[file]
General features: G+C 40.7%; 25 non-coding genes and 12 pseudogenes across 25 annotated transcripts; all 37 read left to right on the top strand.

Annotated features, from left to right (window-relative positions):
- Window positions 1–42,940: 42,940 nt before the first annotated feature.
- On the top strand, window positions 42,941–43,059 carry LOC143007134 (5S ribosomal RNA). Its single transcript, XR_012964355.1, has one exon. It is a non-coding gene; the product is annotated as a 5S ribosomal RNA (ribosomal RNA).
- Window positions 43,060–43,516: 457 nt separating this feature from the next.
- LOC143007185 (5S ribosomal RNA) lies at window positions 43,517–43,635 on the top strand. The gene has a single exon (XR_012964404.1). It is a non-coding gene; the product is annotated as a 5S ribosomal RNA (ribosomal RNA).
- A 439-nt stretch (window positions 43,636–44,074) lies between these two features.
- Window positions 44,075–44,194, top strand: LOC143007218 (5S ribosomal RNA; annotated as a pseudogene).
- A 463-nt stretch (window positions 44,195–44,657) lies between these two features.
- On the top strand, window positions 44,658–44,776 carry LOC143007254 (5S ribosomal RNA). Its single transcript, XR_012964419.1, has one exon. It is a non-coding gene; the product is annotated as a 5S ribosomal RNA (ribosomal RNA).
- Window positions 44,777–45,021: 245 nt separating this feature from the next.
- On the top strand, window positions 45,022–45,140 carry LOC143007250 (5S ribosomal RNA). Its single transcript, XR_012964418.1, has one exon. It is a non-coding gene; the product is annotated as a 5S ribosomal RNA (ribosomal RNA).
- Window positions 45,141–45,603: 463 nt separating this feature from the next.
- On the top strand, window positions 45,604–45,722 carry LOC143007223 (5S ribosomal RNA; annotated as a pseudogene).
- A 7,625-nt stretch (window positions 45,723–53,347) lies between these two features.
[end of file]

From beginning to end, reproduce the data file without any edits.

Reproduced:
General features: G+C 40.7%; 25 non-coding genes and 12 pseudogenes across 25 annotated transcripts; all 37 read left to right on the top strand.

Annotated features, from left to right (window-relative positions):
- Window positions 1–42,940: 42,940 nt before the first annotated feature.
- On the top strand, window positions 42,941–43,059 carry LOC143007134 (5S ribosomal RNA). Its single transcript, XR_012964355.1, has one exon. It is a non-coding gene; the product is annotated as a 5S ribosomal RNA (ribosomal RNA).
- Window positions 43,060–43,516: 457 nt separating this feature from the next.
- LOC143007185 (5S ribosomal RNA) lies at window positions 43,517–43,635 on the top strand. The gene has a single exon (XR_012964404.1). It is a non-coding gene; the product is annotated as a 5S ribosomal RNA (ribosomal RNA).
- A 439-nt stretch (window positions 43,636–44,074) lies between these two features.
- Window positions 44,075–44,194, top strand: LOC143007218 (5S ribosomal RNA; annotated as a pseudogene).
- A 463-nt stretch (window positions 44,195–44,657) lies between these two features.
- On the top strand, window positions 44,658–44,776 carry LOC143007254 (5S ribosomal RNA). Its single transcript, XR_012964419.1, has one exon. It is a non-coding gene; the product is annotated as a 5S ribosomal RNA (ribosomal RNA).
- Window positions 44,777–45,021: 245 nt separating this feature from the next.
- On the top strand, window positions 45,022–45,140 carry LOC143007250 (5S ribosomal RNA). Its single transcript, XR_012964418.1, has one exon. It is a non-coding gene; the product is annotated as a 5S ribosomal RNA (ribosomal RNA).
- Window positions 45,141–45,603: 463 nt separating this feature from the next.
- On the top strand, window positions 45,604–45,722 carry LOC143007223 (5S ribosomal RNA; annotated as a pseudogene).
- A 7,625-nt stretch (window positions 45,723–53,347) lies between these two features.